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Freelancers have a flexible schedule, which often allows them to work at home and make more time for their kids.
Freelance work has quickly become a booming industry in its own right.
Workers who don't want to belong to the daily grind and who want more control of their careers often opt to work for themselves.
Consultants, writers, IT specialists and experts in pretty much any field you can imagine are freelancing these days.
A recent MSN-CareerBuilder Zogby poll found many workers are eager to explore freelancing if the right situation presents itself. Thirty percent of respondents would freelance if they could make as much money as they currently do. An additional 17 percent want to freelance in order to be their own boss.
What exactly do they do? These professionals do contract work with clients, either on a project-by-project basis or for a certain time period. They can take as many or as few clients as they want or have time for.
In a tightening economy, many companies don't have the budgets to hire full-time personnel, but they do have the funds to hire a freelancer for short-term projects.
For this reason, many people start their freelance careers during sluggish economic conditions. Others use freelancing as a way to make ends meet until they can find a permanent position.
Freedom and flexibility
Although freelancing means you don't have traditional employer-provided benefits, such as a 401(k), you do have plenty of other perks -- some that might be hard to leave.
Kay Paumier, for example, didn't intend to make a career of freelancing. The PR agency she was working for closed in 1987 and, while looking for a full-time position, she found work. Twenty years later she still freelances in public relations and writing for her company, Communications Plus.
"Many people freelance to have the flexibility to raise their families or to take care of aging parents, for example," she says. "Others love the opportunity to set their hours -- within reason, work in their pajamas, avoid corporate politics and have more control over their time."
Kelly Dinoff, a marketing consultant at Sonance Communications, had a similar experience. She started freelancing after the September 11 attacks helped burst the technology bubble and decided to stay due to the flexible hours.
"As a mother of two, I'm able to pursue my professional aspirations while having the flexibility to take time off for family obligations and to be an active participant in my children's lives."
Discipline and drive
As anyone who has worked from home for even one day can tell you, the ability to do business in your pajamas is pure bliss. It's also dangerous for your inner slacker.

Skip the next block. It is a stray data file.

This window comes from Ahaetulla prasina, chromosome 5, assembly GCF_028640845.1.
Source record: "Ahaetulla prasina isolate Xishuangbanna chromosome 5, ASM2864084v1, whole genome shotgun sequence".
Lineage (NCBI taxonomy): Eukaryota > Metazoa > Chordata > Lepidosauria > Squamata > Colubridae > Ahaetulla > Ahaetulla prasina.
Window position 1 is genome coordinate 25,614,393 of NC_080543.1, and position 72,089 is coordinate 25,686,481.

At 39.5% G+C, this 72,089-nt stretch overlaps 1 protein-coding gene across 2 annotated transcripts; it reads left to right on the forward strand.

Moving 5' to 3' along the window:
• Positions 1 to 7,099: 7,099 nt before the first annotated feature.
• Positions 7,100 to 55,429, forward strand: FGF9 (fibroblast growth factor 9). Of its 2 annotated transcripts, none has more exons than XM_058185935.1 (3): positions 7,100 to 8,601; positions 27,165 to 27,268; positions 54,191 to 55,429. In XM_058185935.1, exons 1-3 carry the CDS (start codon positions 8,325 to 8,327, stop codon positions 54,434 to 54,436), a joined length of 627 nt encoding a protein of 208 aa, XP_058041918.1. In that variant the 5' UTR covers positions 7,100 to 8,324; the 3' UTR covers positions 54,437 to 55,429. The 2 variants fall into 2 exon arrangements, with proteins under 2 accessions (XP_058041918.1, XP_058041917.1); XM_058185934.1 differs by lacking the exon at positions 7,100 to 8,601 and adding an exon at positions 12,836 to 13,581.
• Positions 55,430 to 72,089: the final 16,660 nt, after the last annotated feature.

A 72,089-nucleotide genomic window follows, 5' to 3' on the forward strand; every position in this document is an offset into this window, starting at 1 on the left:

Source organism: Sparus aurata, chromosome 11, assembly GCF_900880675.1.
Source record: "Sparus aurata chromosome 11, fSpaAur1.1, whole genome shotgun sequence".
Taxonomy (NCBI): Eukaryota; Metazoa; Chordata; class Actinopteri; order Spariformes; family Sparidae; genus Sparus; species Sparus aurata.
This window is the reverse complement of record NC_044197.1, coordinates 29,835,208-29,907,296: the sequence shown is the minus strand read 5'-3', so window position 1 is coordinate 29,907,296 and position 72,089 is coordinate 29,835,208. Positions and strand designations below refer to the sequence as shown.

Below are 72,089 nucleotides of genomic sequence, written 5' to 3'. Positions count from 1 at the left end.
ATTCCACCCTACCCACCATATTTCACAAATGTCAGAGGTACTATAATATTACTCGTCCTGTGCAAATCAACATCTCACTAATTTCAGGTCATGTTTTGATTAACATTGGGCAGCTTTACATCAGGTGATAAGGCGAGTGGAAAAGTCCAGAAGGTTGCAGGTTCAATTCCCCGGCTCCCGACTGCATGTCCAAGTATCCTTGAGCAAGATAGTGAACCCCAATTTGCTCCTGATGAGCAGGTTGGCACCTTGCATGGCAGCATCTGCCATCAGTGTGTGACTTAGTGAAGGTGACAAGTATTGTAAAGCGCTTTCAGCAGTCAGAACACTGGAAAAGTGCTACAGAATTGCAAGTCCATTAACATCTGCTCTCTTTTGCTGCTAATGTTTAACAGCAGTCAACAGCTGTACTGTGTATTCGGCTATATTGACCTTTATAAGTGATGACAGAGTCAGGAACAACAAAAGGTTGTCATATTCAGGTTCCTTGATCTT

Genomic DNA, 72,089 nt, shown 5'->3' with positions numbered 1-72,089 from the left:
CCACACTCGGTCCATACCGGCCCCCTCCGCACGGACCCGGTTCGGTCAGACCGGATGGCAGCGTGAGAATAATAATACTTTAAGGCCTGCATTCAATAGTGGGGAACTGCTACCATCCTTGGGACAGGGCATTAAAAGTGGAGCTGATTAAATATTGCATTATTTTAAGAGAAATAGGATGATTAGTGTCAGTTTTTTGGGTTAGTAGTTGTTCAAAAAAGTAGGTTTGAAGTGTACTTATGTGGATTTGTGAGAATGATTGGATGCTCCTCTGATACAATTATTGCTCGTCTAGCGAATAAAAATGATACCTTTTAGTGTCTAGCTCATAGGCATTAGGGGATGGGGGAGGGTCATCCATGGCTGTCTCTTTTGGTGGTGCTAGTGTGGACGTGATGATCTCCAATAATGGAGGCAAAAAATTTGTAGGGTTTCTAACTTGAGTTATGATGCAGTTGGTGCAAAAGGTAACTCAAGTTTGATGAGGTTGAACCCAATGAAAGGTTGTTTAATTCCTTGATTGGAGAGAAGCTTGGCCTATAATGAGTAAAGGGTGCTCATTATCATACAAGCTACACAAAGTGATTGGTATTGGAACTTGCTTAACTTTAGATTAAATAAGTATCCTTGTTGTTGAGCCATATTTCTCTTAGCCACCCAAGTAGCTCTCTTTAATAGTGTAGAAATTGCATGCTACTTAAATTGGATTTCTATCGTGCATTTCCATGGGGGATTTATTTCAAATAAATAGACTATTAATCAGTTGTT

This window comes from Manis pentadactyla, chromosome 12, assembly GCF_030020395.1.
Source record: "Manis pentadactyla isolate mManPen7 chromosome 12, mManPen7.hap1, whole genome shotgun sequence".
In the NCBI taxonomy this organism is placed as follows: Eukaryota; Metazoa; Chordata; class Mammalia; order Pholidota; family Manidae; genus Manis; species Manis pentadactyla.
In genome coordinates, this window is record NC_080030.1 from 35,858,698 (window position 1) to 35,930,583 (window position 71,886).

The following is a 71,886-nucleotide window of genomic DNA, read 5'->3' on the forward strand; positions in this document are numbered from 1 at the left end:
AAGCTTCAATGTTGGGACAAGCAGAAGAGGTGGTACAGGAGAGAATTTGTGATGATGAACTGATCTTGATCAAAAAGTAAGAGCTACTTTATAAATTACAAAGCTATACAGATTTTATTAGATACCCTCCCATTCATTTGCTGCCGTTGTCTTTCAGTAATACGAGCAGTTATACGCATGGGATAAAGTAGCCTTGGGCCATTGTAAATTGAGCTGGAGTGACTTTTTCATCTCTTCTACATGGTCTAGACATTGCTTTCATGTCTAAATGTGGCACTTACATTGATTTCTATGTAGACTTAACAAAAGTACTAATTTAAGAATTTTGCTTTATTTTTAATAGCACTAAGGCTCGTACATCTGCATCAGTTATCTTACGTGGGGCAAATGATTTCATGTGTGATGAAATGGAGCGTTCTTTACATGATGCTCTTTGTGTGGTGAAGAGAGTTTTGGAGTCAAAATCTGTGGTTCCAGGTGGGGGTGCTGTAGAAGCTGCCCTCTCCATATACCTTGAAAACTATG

No one's standing over your shoulder to make sure you're doing your job. When you're freelancing, you've got to be the one looking over your own shoulder making sure everything is on track.
Of course, that doesn't mean you don't work hard, either. You might end up working harder because you are the face of your business. While you get all the kudos for a job well done, you get all the blame when someone's not happy.
In a business where word-of-mouth brings you clients and keeps them away, you can't afford to have a reputation as anything but a hard worker.
One way to maintain high-quality work is to set goals for yourself as if you were still being reviewed by a manager every quarter. Like Dinoff, you'll soon realize that freelancing still allows you to form a professional network and grow in the field. You're not completely alone in the industry.
"In the course of my freelance career, I've worked with other female professionals who have made the same move to freelancing for flexibility," she says. "Despite our less than 40-hour workweeks, we'll still able to collaborate on complex projects, produce great work and maintain successful customer relationships."
How to get started
If freelancing sounds like the path you want to take, here are some suggestions for getting started:
• Check sites, such as Sologig.com, that cater to freelancers by listing only freelancing and contract jobs.
• Talk to other professionals in the industry who either use independent contractors or are freelancers themselves to see how they are finding one another and what works for them.
• Contacts you've made over the years can also be valuable resources for finding business. (Just don't steal any of your employer's current clients and violate any rules of your contract.)
Copyright CareerBuilder.com 2007. All rights reserved. The information contained in this article may not be published, broadcast or otherwise distributed without the prior written authority
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